The Turkish journal Cogito marks its one hundredth issue with a return to the source. Entitled, ‘Time for criticism’, it examines the history and roots of critical thought. The special issue also shows the urgency and relevance that such approaches offer for both a post-truth pandemic world and Turkey under president Recep Tayyip Erdoğan. Editor Şeyda Öztürk proposes ‘a closer and more detailed relationship with critical thought in Turkey in this crucial period and enriched intellectual production.’
The issue kicks off with a whistle-stop tour of the territory, as academics Volkan Çıdam, Kurtul Gülenc, Özgür Emrah Gürel and Zeynep Savaşçın discuss the schools and traditions associated with the term ‘critical theory’. This colloquium introduces 400 pages of essays and interviews on topics ranging from the Frankfurt School to postcolonial theory.
Adorno in Turkey
Toros Güneş Esgün discusses the recent surge in interest in the work of Theodor Adorno, explaining why adapting them to a modern Turkish context is an act that requires critical thinking in itself. Aykut Çelebi looks at Walter Benjamin’s One-Way Street to show how critical thought remains important at a time when ‘huge problems urgently demand solutions and no sign of a new theory, an actor or a movement is capable of dealing with them.’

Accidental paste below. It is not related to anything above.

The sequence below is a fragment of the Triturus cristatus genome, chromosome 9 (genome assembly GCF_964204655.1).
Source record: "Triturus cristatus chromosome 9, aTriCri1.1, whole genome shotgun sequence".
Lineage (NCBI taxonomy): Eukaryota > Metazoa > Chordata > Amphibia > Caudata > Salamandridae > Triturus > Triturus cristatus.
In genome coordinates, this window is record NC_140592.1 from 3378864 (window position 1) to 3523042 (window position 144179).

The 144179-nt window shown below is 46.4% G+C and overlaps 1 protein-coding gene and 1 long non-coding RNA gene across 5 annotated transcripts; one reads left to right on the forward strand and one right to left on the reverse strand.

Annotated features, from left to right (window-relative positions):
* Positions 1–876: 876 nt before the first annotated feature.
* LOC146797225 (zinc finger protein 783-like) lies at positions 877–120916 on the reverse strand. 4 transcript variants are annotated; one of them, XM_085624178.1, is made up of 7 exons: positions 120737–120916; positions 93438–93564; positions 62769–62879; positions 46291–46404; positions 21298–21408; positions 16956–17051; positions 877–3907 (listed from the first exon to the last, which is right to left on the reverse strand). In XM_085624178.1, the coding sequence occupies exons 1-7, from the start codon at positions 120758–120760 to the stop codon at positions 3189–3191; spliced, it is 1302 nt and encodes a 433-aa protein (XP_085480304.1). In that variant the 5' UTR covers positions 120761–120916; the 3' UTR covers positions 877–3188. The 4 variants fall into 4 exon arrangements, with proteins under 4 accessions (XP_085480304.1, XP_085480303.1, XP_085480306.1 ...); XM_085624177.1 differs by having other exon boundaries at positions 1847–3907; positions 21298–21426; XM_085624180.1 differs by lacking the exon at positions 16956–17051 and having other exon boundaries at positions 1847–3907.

Zeynep Gambetti examines ideas of time focusing on the COVID-19 pandemic’s ‘temporal fracture’ that challenges neoliberal capitalism and its understanding of the present. And Çiğdem Yazıcı looks at how purely logical thought can fail against the challenges of a post-truth world, advocating for emotions to be considered as part of philosophies.
Özgür Gürsoy studies despotism through the lenses of Michel Foucault and Jürgen Habermas. Critical thought may not have the power to change the despotic regime, he writes, but the ‘function of criticism is to provide the mental tools and experiments that keep us open to the kind of transformations that are needed in order to have any impact on games that are rigged in such ways.’
Elsewhere, Arif Camoğlu traces attitudes to empire, both Ottoman and British, in the work of nineteenth century writers and politicians such as Abdülhak Hamid Tarhan, whose career spanned the end of the Ottoman Empire and the foundation of the Turkish Republic. Camoğlu ponders the ‘paradox’ of a servant of empire who became a republican founder, arguing that such careers reveal that ‘the Ottoman ghost, whose existence is becoming increasing clear these days, was actually always at the end of our nose.’
This article is part of the 6/2021 Eurozine review. Click here to subscribe to our weekly newsletter to get updates on reviews and our latest publishing.